Banks holding children hostage... Bond rating does not depend on 'Reserves'

In December, 2003, Bob Peickert told a group of Chicago Teachers Union district supervisors that the union couldn’t push for more money at the bargaining table because it might risk the “bond rating” of the Chicago Board of Education. At the time, Peickert had been in charge of negotiating the Chicago Teachers Union contract with the Chicago Board of Education and had just brought in a contract agreement which ultimately (in June 2004) cost Peickert's boss, Chicago Teachers Union President Deborah Lynch, her job.

At the time, nobody challenged Peickert's assertion, which he had apparently heard from the lawyers for the Chicago Board of Education, Charlie Rose and James Franczek. Franczek's law firm has been called "Mayor Daley's labor lawyers."

Every year since the infamous 2003 contract negotiations, like a Buddhist mantra, the same thing has been repeated by Chicago Schools CEO Arne Duncan, Board of Education public relations staff, union leaders, and others when justifying cutbacks at CPS or the refusal of Chicago to grant teachers and other staff better pay and more competitive benefits.

Claim about 'bond rating' is not true

But is it true? Probably not.

And whether it is the job of special education children and teachers to protect Chicago’s bond ratings while CPS spends wildly on contractors and political patronage is also a question that could use an answer in Chicago.

At some point when CPS officials talk about budgets, they claim that it they dig too deeply into the Board of Education’s “Reserves,” someone will “lower the bond rating” and that will be a bad thing.

A little clarification is necessary before anyone tries to discuss what it means to have someone (always anonymous) “lower the bond rating” of a major public agency.

Bond rating agencies waffle on a percentage

Bonds are rated by three agencies: Standard and Poors; Moody's Investors Service, and Fitch.

Although the three bond rating agencies generally cite a preliminary percentage figure for an institution’s reserves, that figure is flexible, not fixed, according to representatives of the agencies and documents obtained by Substance under the Freedom of Information Act (FOIA). Were this not the case, public bodies would be required to retain an enormous and ever increasing reserve despite a long record of adequate bookkeeping.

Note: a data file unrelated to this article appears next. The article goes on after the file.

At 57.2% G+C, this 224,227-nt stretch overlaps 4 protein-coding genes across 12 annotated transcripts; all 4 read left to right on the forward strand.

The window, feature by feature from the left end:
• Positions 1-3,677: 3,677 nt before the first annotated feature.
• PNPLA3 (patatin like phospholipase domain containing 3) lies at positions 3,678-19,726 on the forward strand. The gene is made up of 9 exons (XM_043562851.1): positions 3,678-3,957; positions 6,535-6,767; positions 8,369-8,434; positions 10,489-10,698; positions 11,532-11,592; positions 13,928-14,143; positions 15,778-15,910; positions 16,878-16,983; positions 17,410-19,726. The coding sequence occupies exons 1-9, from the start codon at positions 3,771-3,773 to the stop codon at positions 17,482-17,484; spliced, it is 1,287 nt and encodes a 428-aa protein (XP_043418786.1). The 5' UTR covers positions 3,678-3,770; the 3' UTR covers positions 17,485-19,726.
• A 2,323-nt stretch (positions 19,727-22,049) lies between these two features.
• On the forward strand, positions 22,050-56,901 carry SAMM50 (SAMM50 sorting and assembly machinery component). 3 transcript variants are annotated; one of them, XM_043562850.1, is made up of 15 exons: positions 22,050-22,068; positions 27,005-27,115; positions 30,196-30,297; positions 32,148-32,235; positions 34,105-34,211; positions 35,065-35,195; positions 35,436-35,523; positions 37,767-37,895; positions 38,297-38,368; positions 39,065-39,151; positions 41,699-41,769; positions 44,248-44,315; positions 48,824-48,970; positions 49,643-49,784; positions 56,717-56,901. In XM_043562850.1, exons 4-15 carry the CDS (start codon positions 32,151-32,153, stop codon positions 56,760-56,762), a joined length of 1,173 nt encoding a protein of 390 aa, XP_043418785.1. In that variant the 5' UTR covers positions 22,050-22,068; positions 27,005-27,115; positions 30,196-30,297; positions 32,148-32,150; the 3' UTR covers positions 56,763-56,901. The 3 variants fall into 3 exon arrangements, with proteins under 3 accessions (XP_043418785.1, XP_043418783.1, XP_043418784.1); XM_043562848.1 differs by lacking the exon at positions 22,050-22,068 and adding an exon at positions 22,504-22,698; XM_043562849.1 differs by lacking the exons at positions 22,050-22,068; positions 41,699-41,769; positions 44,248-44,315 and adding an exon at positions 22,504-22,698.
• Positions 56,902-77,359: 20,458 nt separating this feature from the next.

Basically, representatives of the rating agencies have told Substance, the track record of administrators and several other factors weigh heavily in favor of a high rating. Municipal bonds are not as risky as corporate bonds, and the rating agencies generally do not scrutinize the reserves of entities with long records (like the Chicago Board of Education) for as high a reserve as private corporations might have to hold.

What this means for Chicago: A $300 million Reserve is much too high

At the present time, the total budget of the Chicago Board of Education (capital and operating) is in excess of $5 million.

Last year, for the first time in history, CPS presented the public with the operating budget prior to the statutory deadline for presenting its budget, while omitting the capital budget. As a result, the “budget” that was voted on at the June 28, 2006 Chicago Board of Education meetings was incomplete. It was also misleading because it gave the public the impression that the total of the CPS budget had dropped from the 2005-2006 school year to the 2006-2007 school year. The capital budget was presented the following month. When the two were combined, the total CPS budget was again in excess of $5 billion.

As the number of independent groups examining the Chicago Board of Education budget dwindles, much public space is dominated by one group, the corporate Civic Federation.

No mention was made by the Civic Federation or the bond rating agencies of this problem with the way CPS is changing its budget to create two apparently separate budgets.

Nor was CPS warned of any threats to its bond rating because of the possibly illegal manner in which the budget(s) were presented.

At least as important as the “reserves” in a major municipal budget is the confidence analysts have in the operations of the entity. Although CPS is facing increasing scrutiny because of its problems in meeting federal requirements, confidence remains high. 


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